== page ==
As an experimental physicist, Kerstin Blank is on the quest for the building blocks of life.
Kerstin Blank is a new professor for experimental physics at the JKU, having recently moved to Upper Austria from Germany. We spoke with her about what she hopes do here and why can put herself in her students’ shoes.
What is your area research?
Kerstin Blank: Biological systems evolve and have developed a variety of mechanisms to manage their mechanical properties or respond to mechanical signaling. My research group focuses on which molecules are responsible for this and how they work. On one hand, we use what we learn to better understand biology. On the other hand, we use these kinds of molecular building blocks to create innovative, bioinspired systems that can heal mechanical defects themselves, or even generate an optical signal to visualize these kinds of defects.
Why did you choose the JKU?
Kerstin Blank: My research is very interdisciplinary, containing elements in physics, biology, chemistry, and materials science. There are many opportunities to communicate and work with groups in these areas here at the JKU. I look forward to working with my new colleagues and advancing my ideas together.
What do you find particularly fascinating about this area?
Kerstin Blank: I find discussions with colleagues, employees, and students from different fields and backgrounds to be extremely exciting and tremendously inspiring. I find that bringing expertise in various areas together is fascinating, along with combining methods and addressing scientific questions together. I continue to learn something new every day.
Why is this research even necessary, meaning how will it improve our lives?
Kerstin Blank: We are realizing more and more that mechanical processes are playing a role when it comes to illness and diseases. For example, when looking at cancer and cardiovascular diseases, mechanical tissue properties change and we need to better understand the molecular mechanisms in order to be able to create an intervening, targeted approach. The molecular building blocks my research group studies may also be applied to completely different area of our lives. As our building blocks are natural in origin, in the future, we want to use them more to produce intelligent and sustainable materials.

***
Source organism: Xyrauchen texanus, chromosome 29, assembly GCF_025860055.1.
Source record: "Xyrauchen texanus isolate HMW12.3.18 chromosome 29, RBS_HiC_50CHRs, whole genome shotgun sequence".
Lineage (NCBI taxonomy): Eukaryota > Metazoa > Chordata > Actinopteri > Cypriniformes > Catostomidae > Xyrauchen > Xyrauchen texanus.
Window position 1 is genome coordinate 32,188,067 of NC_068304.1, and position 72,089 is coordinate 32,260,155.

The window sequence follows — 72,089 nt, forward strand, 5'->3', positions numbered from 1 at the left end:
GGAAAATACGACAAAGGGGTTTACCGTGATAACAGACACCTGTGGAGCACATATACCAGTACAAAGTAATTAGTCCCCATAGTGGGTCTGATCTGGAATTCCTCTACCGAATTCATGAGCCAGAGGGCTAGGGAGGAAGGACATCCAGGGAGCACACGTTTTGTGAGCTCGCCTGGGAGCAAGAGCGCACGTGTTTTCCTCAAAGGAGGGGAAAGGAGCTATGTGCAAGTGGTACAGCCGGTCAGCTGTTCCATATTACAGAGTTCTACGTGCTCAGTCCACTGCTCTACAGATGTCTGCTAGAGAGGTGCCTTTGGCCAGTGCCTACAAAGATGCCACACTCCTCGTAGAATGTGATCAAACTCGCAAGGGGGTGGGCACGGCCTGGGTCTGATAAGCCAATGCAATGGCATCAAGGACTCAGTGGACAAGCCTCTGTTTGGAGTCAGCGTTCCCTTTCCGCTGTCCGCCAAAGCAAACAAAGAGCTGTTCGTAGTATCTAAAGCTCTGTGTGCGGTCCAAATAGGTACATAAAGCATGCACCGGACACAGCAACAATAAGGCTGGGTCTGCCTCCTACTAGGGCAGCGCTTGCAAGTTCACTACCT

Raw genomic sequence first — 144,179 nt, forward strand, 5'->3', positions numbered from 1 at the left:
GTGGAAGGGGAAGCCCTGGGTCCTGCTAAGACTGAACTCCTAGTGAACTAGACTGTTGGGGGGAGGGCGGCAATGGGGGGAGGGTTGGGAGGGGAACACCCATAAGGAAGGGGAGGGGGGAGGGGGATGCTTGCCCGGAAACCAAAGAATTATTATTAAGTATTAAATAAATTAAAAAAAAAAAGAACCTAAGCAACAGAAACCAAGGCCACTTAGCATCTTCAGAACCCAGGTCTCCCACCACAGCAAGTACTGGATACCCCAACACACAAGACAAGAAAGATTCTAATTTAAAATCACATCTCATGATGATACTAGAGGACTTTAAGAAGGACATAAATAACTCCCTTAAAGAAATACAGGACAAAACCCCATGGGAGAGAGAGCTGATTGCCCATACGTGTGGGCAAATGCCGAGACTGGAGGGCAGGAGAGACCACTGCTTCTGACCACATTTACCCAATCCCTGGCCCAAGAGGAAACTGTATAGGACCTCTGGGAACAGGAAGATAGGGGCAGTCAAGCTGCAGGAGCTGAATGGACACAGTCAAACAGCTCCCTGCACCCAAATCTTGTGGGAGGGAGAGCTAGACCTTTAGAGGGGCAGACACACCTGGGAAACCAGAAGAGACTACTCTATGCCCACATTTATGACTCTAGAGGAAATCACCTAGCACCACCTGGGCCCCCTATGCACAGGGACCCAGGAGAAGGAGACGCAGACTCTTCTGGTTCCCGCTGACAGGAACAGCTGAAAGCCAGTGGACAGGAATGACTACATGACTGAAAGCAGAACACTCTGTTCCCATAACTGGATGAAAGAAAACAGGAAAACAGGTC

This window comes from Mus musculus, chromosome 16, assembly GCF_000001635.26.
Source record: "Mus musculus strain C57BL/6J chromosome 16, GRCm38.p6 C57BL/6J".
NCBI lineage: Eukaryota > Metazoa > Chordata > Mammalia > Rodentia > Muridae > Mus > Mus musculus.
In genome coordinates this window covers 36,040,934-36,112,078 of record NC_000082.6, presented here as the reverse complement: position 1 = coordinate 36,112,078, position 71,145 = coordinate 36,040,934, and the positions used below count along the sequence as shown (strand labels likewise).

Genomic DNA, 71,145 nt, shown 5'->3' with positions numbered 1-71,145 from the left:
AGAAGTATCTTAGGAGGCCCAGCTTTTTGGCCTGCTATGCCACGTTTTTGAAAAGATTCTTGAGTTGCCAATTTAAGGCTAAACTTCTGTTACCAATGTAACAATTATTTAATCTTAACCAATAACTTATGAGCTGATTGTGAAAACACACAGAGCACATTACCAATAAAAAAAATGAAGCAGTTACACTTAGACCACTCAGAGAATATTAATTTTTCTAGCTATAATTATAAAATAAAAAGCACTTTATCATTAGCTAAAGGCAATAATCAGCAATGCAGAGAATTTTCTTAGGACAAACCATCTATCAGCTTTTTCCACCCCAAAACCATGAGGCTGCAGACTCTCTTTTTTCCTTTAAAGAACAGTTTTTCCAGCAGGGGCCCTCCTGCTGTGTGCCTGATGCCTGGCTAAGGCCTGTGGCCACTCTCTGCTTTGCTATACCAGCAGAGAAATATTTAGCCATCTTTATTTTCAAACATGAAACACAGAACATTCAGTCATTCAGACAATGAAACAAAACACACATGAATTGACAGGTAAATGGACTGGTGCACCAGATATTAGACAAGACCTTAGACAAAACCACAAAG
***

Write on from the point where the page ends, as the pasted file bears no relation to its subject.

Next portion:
Why should students take your classes?
Kerstin Blank: As I work with students and researchers in different disciplines every day, I’ve learned to put myself in their shoes. I believe this is a strong basis to explain complex relationships in a straightforward way. I also believe it is very important to not only be able to teach the material, but also the skills needed to be professionally successful - whether in research or elsewhere.
What are you currently working on?
Kerstin Blank: Together with my research group, we are currently focusing on protein-based molecular force sensors. We want to use them to measure just how much force a single cell can exert, for example, when it moves along a surface.
What are your hobbies?
Kerstin Blank: I love the outdoors, whether hiking, sailing, or gardening. I often take my camera with me as well. This not only helps me switch off and recharge, but it sparks new ideas as well. I look forward to exploring Linz and the surrounding areas.
What else do you want to do or achieve in your life?
Kerstin Blank: Austria is now the seventh country I’ve worked in over the course of my career. I have experienced a lot in each country and have met interesting people. Unfortunately, once you move, you lose touch with many people. I would like to settle more in Linz, personally and professionally, foster old and new friendships, but still continue to travel and explore the world.
About Prof. Dr. Kerstin Blank
Born on February 1, 1974 in Ochsenfurt, Germany, Prof. Dr. Kerstin Blank studied biotechnology at the University of Applied Sciences Jena and conducted research for her Diploma degree thesis at the University of Zurich. After working at the start-up nanotype company for two and a half years, she returned to academia and completed her doctorate degree in biophysics at Ludwig-Maximilians-Universität in Munich. After two post-doc stays at universities in Strasbourg and Leuven, Kerstin Blank became an Assistant Professor at Radboud University in Nijmegen. During this period, conducted research at Oregon State University in Corvallis. Most recently, she was a Max Planck Research Group Leader at the Max Planck Institute of Colloids and Interfaces in Potsdam.